CHIMORE, Bolivia — It was 11 p.m., and the village market at Isinota teemed like a beehive. At dozens of lantern-lit tables, each equipped with a set of scales, hundreds of peasant farmers were selling softball-sized wads of cocaine paste.
Approaching quietly from the surrounding darkness was an eight-man team of Leopards, the Bolivian anti-narcotics police, accompanied by a special agent of the U.S. Drug Enforcement Administration. Shotgun blasts, aimed at the open-air market's metal roof, announced the raid.
Buyers and sellers bolted, upsetting tables in their haste, abandoning cocaine and cash. The Leopards, too few to give chase, brought in a truck and began gathering up the scattered money and tissue-covered balls of paste.
But soon hundreds of angry peasants swarmed back to the market. They hurled rocks and sticks of dynamite, which exploded dangerously close, according to police Maj. Primo Pena.
'Get Out Fast'
"I fired shots in the air while the men loaded drugs," Pena said in an interview. "Then we decided to get out of there fast. A lot of drugs were left on the ground."
The Leopards managed to seize 638 pounds of the paste, which is a crude form of cocaine into which the powder and "rock" or "crack" sold on American streets is refined.
The mid-April raid was part of a changing scene in the Chapare region of central Bolivia, where small jungle plots produce most of the coca leaves and cocaine paste that make this South American country a major international drug source. Other changes:
-- In the last year, the United States has quietly but substantially expanded the number of American advisers and trainers working with the Leopards.
-- With the increased aid, the Leopards have improved their competence and--at least when Americans are present--their resistance to corruption.
-- The joint effort has yielded significantly better results in anti-drug operations, such as the Isinota raid, causing heavy losses for traffickers and peasant producers.
-- In response, traffickers have begun to operate more cautiously and peasants are showing new signs of angry frustration, such as the mob attack at Isinota.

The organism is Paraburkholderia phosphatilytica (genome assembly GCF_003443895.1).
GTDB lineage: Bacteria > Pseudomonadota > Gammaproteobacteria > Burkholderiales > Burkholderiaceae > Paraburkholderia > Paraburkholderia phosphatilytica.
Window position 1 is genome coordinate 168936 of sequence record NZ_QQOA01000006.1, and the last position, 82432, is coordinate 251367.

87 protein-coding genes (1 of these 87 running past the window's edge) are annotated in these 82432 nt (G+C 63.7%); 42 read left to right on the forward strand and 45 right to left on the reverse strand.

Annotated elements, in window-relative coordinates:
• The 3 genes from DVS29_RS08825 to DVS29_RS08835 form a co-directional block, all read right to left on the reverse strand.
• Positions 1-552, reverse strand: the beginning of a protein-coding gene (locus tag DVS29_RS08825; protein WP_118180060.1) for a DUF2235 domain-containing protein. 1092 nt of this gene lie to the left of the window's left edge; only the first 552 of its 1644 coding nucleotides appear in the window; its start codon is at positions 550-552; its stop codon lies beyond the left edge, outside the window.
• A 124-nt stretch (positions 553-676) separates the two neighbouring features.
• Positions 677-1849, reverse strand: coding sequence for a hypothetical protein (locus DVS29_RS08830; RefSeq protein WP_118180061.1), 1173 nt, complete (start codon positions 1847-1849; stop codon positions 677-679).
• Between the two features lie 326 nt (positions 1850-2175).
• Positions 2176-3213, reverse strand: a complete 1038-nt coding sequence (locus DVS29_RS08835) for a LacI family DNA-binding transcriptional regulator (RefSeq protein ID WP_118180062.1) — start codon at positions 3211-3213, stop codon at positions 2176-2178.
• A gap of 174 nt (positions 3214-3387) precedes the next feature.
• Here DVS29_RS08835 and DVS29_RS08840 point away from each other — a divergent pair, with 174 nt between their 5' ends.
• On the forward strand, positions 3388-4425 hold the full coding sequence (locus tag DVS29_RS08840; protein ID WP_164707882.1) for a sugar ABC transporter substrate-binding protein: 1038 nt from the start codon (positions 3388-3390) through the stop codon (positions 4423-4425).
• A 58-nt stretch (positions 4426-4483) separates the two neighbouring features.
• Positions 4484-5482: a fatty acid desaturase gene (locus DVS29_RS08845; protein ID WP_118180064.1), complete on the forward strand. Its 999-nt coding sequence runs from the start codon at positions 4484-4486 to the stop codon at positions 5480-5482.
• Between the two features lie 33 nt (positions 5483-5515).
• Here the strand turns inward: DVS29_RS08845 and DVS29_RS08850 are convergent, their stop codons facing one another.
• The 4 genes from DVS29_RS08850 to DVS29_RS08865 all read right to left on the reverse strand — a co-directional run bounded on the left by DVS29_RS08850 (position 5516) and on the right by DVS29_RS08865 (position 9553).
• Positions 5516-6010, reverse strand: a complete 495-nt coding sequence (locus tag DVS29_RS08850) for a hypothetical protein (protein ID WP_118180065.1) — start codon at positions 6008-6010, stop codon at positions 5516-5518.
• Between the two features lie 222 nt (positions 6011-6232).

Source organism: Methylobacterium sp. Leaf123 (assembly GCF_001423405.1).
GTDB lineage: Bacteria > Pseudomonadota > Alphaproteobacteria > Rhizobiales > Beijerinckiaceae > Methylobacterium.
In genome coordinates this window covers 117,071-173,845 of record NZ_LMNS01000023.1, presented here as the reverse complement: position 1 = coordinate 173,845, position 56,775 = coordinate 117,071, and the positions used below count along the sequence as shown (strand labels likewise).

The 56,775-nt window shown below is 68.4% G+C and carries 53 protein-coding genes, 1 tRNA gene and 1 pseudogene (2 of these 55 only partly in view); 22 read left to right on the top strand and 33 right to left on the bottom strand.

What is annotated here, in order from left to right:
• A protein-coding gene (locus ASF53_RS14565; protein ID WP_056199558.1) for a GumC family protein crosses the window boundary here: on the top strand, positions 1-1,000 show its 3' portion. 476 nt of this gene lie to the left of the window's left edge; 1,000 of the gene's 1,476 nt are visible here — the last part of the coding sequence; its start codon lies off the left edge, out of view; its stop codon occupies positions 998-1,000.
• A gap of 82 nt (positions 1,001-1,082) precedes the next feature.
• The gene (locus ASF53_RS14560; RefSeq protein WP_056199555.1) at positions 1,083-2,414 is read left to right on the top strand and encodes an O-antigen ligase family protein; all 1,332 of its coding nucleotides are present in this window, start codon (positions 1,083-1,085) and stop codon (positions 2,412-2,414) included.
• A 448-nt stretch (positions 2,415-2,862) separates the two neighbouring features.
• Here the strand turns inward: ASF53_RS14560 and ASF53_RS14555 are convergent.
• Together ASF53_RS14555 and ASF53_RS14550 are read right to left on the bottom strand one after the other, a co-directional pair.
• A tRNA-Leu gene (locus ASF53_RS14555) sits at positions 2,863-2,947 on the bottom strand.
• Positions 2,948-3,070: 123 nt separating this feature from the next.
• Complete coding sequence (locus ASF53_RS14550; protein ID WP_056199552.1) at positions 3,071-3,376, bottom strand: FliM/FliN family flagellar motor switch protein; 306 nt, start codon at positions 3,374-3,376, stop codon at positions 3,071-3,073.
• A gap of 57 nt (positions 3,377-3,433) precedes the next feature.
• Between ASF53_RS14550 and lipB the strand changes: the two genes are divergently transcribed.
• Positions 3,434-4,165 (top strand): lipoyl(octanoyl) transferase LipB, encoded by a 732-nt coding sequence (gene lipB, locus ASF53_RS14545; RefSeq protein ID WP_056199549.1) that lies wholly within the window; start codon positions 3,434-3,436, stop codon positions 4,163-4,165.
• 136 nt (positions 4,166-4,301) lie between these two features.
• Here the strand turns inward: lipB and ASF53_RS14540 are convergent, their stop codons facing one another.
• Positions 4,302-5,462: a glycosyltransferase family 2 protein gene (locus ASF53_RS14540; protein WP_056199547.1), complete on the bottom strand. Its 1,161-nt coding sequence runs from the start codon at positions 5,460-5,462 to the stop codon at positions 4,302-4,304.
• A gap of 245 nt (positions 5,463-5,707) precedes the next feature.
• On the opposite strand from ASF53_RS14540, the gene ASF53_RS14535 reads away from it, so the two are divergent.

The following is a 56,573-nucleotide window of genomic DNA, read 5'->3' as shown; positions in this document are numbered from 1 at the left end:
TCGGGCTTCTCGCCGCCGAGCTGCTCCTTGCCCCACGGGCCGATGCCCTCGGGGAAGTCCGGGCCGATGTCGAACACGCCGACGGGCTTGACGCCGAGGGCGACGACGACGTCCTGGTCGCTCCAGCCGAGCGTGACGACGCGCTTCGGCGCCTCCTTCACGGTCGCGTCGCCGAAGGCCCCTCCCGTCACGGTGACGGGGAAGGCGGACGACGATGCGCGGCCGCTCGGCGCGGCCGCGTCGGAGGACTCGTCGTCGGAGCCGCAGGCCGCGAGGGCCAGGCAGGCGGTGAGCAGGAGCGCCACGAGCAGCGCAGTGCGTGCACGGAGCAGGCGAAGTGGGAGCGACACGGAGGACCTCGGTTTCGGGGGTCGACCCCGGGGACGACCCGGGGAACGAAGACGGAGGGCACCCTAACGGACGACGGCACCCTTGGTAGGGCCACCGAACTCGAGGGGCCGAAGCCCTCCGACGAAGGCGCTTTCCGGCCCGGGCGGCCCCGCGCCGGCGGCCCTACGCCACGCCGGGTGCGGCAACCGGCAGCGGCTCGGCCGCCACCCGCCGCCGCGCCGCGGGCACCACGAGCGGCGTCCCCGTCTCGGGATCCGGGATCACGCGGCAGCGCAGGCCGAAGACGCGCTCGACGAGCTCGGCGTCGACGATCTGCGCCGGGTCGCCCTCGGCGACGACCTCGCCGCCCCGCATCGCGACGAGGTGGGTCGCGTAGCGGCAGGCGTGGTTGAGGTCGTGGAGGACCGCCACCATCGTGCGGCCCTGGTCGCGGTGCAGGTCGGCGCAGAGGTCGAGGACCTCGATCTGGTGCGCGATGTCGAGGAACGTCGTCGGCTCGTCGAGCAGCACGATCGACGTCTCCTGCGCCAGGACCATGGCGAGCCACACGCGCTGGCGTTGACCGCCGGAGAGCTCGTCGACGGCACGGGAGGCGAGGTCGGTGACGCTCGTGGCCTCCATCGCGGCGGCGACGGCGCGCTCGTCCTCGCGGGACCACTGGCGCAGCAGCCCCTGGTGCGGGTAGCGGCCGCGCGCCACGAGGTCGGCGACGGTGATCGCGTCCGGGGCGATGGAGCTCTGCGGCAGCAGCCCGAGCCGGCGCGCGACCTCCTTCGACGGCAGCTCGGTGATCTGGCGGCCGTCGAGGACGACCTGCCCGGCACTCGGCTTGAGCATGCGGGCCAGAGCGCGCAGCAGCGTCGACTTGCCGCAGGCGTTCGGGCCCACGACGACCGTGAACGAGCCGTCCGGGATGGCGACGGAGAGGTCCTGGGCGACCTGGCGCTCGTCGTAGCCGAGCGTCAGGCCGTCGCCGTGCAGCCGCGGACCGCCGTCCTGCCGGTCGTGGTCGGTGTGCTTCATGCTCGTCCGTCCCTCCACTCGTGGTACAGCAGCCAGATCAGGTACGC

Overall, the changes are notable if not dramatic. They will be useful to the Reagan Administration in arguing against congressional reductions in U.S. economic aid to this impoverished nation because of drug trafficking.
But it also seems clear that U.S. anti-drug aid to Bolivia is still inadequate, that corruption among Leopard officers is still a major problem and that the cocaine traffic is still going strong.
Bolivian law permits the production of coca leaf, traditionally chewed by Indians as a mild stimulant. But the bulk of the country's coca harvest is converted into cocaine for export.
The Leopards, trained and equipped by the United States, began anti-drug operations in 1985, but cocaine traffic continued to flourish.
Last May, a 14-man U.S. Army team specializing in jungle operations came here to start retraining the Leopards in conditioning and basic tactics. There is still an Army team here at Chimore, the Leopards' base camp in the Chapare, and a similar Army team began giving advanced training at a site outside the Chapare in February.
Police More Skilled
U.S. officials credit the policemen with responding well to the training. They have become more skilled at moving through the jungle, sneaking up on cocaine paste laboratories and occupying them militarily with helicopter support, the Americans say.
In June, yet another U.S. Army team will start a special series of courses for Leopard officers. Officers were supposed to take basic training along with the enlisted policemen, but most have been unwilling to go through the grueling course alongside men of inferior rank.
The authorized strength of the Leopards is 50 officers and 500 enlisted men. Most are stationed in Chimore or in the Chapare, where they operate with DEA advisers.
About a year ago there were only three or four DEA agents in the Chapare. Now there are up to 10, including U.S.-based agents flown down for temporary duty.
In addition, two U.S. Border Patrol agents are on temporary assignment advising Leopards at a checkpoint on the highway into the Chapare from the city of Cochabamba. They search vehicles for kerosene, lime, sulfuric acid and "precursor" materials used to process coca leaves into paste.
An unofficial but important task of the DEA and Border Patrol agents is to keep the Leopards honest. With Americans looking over their shoulders, Bolivian officers are less prone to accept bribes from drug traffickers. But the Americans cannot be everywhere, and corruption remains serious, according to knowledgeable Americans and Bolivians.
"There is corruption in Bolivia, that is certain," acknowledged Ernesto Machicao, a high official in the Interior Ministry. He expressed doubt that the enforcement effort will have much impact on the flow of cocaine from Bolivia as long as bribes keep major traffickers free.